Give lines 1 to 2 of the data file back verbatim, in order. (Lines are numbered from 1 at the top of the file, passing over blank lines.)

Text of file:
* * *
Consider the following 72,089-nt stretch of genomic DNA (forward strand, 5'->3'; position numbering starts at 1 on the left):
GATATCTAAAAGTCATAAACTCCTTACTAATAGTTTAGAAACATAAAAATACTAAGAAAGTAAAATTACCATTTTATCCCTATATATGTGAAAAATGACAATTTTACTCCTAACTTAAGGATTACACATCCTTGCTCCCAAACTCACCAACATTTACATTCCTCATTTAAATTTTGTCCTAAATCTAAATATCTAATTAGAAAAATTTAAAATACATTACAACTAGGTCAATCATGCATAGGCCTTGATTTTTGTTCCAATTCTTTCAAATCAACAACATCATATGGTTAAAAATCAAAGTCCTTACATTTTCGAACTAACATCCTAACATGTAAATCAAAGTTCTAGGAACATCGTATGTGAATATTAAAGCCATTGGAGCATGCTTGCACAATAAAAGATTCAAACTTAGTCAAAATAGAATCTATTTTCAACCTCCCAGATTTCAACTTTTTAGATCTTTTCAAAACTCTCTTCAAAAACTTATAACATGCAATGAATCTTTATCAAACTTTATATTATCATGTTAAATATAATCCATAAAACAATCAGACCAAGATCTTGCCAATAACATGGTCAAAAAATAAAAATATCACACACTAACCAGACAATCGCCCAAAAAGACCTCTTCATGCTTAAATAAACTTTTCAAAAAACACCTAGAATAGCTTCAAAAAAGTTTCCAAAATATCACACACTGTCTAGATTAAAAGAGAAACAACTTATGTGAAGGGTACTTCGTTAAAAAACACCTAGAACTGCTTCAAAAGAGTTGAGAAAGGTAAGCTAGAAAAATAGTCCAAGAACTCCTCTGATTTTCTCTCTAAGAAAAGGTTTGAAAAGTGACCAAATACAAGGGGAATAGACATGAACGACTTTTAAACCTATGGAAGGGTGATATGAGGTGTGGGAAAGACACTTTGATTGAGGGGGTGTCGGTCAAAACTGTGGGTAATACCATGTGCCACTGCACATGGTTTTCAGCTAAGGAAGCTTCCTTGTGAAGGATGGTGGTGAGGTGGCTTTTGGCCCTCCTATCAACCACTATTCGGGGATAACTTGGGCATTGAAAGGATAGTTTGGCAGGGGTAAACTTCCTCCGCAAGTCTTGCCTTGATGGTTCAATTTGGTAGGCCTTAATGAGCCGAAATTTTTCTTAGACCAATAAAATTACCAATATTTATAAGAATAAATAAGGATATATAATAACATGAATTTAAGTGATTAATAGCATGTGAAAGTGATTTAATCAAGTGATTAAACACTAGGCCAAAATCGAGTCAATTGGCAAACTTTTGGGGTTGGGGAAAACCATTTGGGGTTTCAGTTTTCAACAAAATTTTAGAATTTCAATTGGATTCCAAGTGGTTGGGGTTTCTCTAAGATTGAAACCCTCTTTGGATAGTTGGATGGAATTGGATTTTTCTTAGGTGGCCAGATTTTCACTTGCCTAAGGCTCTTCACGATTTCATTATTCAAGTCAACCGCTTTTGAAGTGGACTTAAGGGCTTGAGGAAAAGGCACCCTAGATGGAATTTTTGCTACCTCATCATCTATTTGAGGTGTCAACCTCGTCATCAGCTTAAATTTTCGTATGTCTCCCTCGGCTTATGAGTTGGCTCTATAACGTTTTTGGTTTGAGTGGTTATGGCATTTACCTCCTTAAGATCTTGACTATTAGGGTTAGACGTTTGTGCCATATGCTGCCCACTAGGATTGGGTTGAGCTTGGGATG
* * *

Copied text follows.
Consider the following 72,089-nt stretch of genomic DNA (forward strand, 5'->3'; position numbering starts at 1 on the left):
GATATCTAAAAGTCATAAACTCCTTACTAATAGTTTAGAAACATAAAAATACTAAGAAAGTAAAATTACCATTTTATCCCTATATATGTGAAAAATGACAATTTTACTCCTAACTTAAGGATTACACATCCTTGCTCCCAAACTCACCAACATTTACATTCCTCATTTAAATTTTGTCCTAAATCTAAATATCTAATTAGAAAAATTTAAAATACATTACAACTAGGTCAATCATGCATAGGCCTTGATTTTTGTTCCAATTCTTTCAAATCAACAACATCATATGGTTAAAAATCAAAGTCCTTACATTTTCGAACTAACATCCTAACATGTAAATCAAAGTTCTAGGAACATCGTATGTGAATATTAAAGCCATTGGAGCATGCTTGCACAATAAAAGATTCAAACTTAGTCAAAATAGAATCTATTTTCAACCTCCCAGATTTCAACTTTTTAGATCTTTTCAAAACTCTCTTCAAAAACTTATAACATGCAATGAATCTTTATCAAACTTTATATTATCATGTTAAATATAATCCATAAAACAATCAGACCAAGATCTTGCCAATAACATGGTCAAAAAATAAAAATATCACACACTAACCAGACAATCGCCCAAAAAGACCTCTTCATGCTTAAATAAACTTTTCAAAAAACACCTAGAATAGCTTCAAAAAAGTTTCCAAAATATCACACACTGTCTAGATTAAAAGAGAAACAACTTATGTGAAGGGTACTTCGTTAAAAAACACCTAGAACTGCTTCAAAAGAGTTGAGAAAGGTAAGCTAGAAAAATAGTCCAAGAACTCCTCTGATTTTCTCTCTAAGAAAAGGTTTGAAAAGTGACCAAATACAAGGGGAATAGACATGAACGACTTTTAAACCTATGGAAGGGTGATATGAGGTGTGGGAAAGACACTTTGATTGAGGGGGTGTCGGTCAAAACTGTGGGTAATACCATGTGCCACTGCACATGGTTTTCAGCTAAGGAAGCTTCCTTGTGAAGGATGGTGGTGAGGTGGCTTTTGGCCCTCCTATCAACCACTATTCGGGGATAACTTGGGCATTGAAAGGATAGTTTGGCAGGGGTAAACTTCCTCCGCAAGTCTTGCCTTGATGGTTCAATTTGGTAGGCCTTAATGAGCCGAAATTTTTCTTAGACCAATAAAATTACCAATATTTATAAGAATAAATAAGGATATATAATAACATGAATTTAAGTGATTAATAGCATGTGAAAGTGATTTAATCAAGTGATTAAACACTAGGCCAAAATCGAGTCAATTGGCAAACTTTTGGGGTTGGGGAAAACCATTTGGGGTTTCAGTTTTCAACAAAATTTTAGAATTTCAATTGGATTCCAAGTGGTTGGGGTTTCTCTAAGATTGAAACCCTCTTTGGATAGTTGGATGGAATTGGATTTTTCTTAGGTGGCCAGATTTTCACTTGCCTAAGGCTCTTCACGATTTCATTATTCAAGTCAACCGCTTTTGAAGTGGACTTAAGGGCTTGAGGAAAAGGCACCCTAGATGGAATTTTTGCTACCTCATCATCTATTTGAGGTGTCAACCTCGTCATCAGCTTAAATTTTCGTATGTCTCCCTCGGCTTATGAGTTGGCTCTATAACGTTTTTGGTTTGAGTGGTTATGGCATTTACCTCCTTAAGATCTTGACTATTAGGGTTAGACGTTTGTGCCATATGCTGCCCACTAGGATTGGGTTGAGCTTGGGATG